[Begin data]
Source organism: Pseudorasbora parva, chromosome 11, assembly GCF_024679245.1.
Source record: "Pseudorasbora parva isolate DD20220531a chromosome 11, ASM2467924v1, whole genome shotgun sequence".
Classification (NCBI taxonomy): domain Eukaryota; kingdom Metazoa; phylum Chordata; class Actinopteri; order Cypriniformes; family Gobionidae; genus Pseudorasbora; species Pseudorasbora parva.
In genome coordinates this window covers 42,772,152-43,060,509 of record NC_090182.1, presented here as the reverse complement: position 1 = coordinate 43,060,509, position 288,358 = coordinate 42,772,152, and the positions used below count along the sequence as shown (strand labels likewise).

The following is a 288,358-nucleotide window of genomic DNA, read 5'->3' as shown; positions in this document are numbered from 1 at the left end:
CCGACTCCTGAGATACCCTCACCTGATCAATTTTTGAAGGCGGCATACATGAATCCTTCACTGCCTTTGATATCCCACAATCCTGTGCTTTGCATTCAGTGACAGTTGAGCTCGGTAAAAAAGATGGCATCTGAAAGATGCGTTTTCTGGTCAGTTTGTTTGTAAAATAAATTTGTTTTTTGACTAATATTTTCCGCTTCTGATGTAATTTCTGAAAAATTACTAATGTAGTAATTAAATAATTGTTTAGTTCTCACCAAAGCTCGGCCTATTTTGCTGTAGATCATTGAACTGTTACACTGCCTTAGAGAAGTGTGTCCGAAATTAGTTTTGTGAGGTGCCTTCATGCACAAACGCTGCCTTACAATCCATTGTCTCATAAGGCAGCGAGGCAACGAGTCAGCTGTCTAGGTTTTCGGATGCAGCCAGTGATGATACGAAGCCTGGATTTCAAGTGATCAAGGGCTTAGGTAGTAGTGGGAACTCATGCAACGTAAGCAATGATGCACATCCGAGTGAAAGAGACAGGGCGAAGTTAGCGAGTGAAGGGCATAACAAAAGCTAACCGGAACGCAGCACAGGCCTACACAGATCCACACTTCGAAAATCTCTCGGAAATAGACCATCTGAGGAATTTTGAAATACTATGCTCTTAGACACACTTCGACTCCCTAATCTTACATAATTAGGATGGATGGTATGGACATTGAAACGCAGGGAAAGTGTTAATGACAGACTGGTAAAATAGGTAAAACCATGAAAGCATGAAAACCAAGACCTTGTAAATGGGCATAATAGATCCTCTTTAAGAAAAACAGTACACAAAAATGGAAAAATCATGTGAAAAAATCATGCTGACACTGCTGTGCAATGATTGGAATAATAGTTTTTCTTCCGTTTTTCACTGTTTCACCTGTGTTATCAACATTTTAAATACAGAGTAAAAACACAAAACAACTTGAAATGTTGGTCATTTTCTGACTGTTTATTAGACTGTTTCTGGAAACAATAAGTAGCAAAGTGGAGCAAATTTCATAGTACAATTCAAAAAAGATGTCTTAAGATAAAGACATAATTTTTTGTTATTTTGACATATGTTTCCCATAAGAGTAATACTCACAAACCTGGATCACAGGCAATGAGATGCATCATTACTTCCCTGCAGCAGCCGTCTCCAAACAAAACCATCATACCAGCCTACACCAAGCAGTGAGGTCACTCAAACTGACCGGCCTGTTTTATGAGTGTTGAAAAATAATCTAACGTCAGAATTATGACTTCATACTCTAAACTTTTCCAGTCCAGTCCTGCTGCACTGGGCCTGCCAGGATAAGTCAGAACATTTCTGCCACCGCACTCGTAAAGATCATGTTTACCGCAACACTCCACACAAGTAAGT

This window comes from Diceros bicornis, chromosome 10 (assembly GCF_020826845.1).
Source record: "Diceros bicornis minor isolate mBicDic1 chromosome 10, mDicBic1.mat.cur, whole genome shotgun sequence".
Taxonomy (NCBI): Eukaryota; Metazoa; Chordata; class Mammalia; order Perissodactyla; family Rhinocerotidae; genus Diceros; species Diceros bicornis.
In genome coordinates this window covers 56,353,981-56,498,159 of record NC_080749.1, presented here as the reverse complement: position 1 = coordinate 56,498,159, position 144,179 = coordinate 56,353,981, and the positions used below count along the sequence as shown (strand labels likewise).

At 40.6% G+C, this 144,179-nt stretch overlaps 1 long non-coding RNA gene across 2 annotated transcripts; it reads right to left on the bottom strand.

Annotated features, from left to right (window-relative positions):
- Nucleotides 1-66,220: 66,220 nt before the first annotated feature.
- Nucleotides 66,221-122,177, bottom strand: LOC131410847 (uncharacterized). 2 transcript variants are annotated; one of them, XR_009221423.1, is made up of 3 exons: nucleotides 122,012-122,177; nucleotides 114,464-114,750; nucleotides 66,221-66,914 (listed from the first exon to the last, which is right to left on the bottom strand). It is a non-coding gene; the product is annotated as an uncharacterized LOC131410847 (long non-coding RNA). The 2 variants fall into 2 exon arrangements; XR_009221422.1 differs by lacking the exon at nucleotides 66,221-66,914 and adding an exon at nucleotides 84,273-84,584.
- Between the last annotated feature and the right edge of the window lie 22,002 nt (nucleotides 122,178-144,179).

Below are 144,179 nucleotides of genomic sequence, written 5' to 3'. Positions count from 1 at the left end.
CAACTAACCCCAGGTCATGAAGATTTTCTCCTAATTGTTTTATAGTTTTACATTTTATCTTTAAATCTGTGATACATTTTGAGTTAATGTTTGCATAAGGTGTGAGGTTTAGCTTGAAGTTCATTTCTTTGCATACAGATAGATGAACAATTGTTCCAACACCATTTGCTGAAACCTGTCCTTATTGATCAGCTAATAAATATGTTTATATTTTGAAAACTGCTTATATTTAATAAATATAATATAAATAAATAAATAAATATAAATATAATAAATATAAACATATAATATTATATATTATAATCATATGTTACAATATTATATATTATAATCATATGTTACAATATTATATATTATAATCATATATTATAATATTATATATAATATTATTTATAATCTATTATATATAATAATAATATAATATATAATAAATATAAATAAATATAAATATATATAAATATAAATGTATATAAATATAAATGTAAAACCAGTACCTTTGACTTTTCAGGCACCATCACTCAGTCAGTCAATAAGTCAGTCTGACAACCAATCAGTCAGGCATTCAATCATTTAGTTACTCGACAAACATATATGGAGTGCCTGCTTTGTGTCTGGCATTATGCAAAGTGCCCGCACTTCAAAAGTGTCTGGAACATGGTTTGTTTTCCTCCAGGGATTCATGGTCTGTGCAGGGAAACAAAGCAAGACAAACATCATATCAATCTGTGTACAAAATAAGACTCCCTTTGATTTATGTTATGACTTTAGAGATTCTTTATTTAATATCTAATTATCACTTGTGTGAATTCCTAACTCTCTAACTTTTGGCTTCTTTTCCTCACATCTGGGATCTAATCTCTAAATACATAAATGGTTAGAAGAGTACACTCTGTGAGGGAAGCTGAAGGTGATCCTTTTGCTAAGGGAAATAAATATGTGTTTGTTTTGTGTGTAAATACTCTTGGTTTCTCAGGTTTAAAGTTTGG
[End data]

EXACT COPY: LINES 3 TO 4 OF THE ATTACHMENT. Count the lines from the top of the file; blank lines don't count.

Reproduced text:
Classification (NCBI taxonomy): domain Eukaryota; kingdom Metazoa; phylum Chordata; class Actinopteri; order Cypriniformes; family Gobionidae; genus Pseudorasbora; species Pseudorasbora parva.
In genome coordinates this window covers 42,772,152-43,060,509 of record NC_090182.1, presented here as the reverse complement: position 1 = coordinate 43,060,509, position 288,358 = coordinate 42,772,152, and the positions used below count along the sequence as shown (strand labels likewise).